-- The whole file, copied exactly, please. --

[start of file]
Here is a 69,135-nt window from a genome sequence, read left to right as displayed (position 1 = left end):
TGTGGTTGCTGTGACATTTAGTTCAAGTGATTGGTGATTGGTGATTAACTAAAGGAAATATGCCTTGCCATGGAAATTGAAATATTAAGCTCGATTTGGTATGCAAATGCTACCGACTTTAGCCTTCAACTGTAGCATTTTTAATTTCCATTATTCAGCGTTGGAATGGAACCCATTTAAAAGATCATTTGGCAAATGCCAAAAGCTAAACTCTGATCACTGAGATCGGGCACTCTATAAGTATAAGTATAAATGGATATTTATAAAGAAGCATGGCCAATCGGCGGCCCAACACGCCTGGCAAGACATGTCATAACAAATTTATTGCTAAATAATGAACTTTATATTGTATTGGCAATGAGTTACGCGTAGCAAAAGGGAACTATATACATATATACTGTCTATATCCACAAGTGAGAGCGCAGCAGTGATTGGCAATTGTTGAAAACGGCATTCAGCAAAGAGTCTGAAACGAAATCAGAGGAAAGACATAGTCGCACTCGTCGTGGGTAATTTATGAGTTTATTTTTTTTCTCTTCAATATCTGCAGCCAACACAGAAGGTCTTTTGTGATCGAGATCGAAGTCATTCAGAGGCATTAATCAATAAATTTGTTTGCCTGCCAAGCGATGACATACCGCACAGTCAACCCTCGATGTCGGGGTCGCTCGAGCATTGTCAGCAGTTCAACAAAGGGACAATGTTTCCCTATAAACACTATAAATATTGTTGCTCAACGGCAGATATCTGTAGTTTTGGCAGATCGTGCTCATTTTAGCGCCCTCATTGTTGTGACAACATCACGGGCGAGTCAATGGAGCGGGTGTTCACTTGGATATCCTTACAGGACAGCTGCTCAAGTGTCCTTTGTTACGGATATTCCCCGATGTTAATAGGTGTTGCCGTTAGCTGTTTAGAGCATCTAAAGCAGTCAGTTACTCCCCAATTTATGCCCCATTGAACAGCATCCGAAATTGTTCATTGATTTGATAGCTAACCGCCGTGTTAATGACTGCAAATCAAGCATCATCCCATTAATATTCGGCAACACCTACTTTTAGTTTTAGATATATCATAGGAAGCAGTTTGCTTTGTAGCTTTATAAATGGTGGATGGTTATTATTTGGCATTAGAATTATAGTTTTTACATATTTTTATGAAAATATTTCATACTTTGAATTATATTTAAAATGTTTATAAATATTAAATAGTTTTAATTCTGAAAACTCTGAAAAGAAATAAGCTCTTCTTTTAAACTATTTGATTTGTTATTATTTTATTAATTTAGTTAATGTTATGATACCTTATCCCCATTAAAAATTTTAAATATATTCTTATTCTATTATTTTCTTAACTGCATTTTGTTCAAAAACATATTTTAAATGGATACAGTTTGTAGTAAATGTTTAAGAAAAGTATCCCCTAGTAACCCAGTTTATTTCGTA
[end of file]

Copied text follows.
Here is a 69,135-nt window from a genome sequence, read left to right as displayed (position 1 = left end):
TGTGGTTGCTGTGACATTTAGTTCAAGTGATTGGTGATTGGTGATTAACTAAAGGAAATATGCCTTGCCATGGAAATTGAAATATTAAGCTCGATTTGGTATGCAAATGCTACCGACTTTAGCCTTCAACTGTAGCATTTTTAATTTCCATTATTCAGCGTTGGAATGGAACCCATTTAAAAGATCATTTGGCAAATGCCAAAAGCTAAACTCTGATCACTGAGATCGGGCACTCTATAAGTATAAGTATAAATGGATATTTATAAAGAAGCATGGCCAATCGGCGGCCCAACACGCCTGGCAAGACATGTCATAACAAATTTATTGCTAAATAATGAACTTTATATTGTATTGGCAATGAGTTACGCGTAGCAAAAGGGAACTATATACATATATACTGTCTATATCCACAAGTGAGAGCGCAGCAGTGATTGGCAATTGTTGAAAACGGCATTCAGCAAAGAGTCTGAAACGAAATCAGAGGAAAGACATAGTCGCACTCGTCGTGGGTAATTTATGAGTTTATTTTTTTTCTCTTCAATATCTGCAGCCAACACAGAAGGTCTTTTGTGATCGAGATCGAAGTCATTCAGAGGCATTAATCAATAAATTTGTTTGCCTGCCAAGCGATGACATACCGCACAGTCAACCCTCGATGTCGGGGTCGCTCGAGCATTGTCAGCAGTTCAACAAAGGGACAATGTTTCCCTATAAACACTATAAATATTGTTGCTCAACGGCAGATATCTGTAGTTTTGGCAGATCGTGCTCATTTTAGCGCCCTCATTGTTGTGACAACATCACGGGCGAGTCAATGGAGCGGGTGTTCACTTGGATATCCTTACAGGACAGCTGCTCAAGTGTCCTTTGTTACGGATATTCCCCGATGTTAATAGGTGTTGCCGTTAGCTGTTTAGAGCATCTAAAGCAGTCAGTTACTCCCCAATTTATGCCCCATTGAACAGCATCCGAAATTGTTCATTGATTTGATAGCTAACCGCCGTGTTAATGACTGCAAATCAAGCATCATCCCATTAATATTCGGCAACACCTACTTTTAGTTTTAGATATATCATAGGAAGCAGTTTGCTTTGTAGCTTTATAAATGGTGGATGGTTATTATTTGGCATTAGAATTATAGTTTTTACATATTTTTATGAAAATATTTCATACTTTGAATTATATTTAAAATGTTTATAAATATTAAATAGTTTTAATTCTGAAAACTCTGAAAAGAAATAAGCTCTTCTTTTAAACTATTTGATTTGTTATTATTTTATTAATTTAGTTAATGTTATGATACCTTATCCCCATTAAAAATTTTAAATATATTCTTATTCTATTATTTTCTTAACTGCATTTTGTTCAAAAACATATTTTAAATGGATACAGTTTGTAGTAAATGTTTAAGAAAAGTATCCCCTAGTAACCCAGTTTATTTCGTA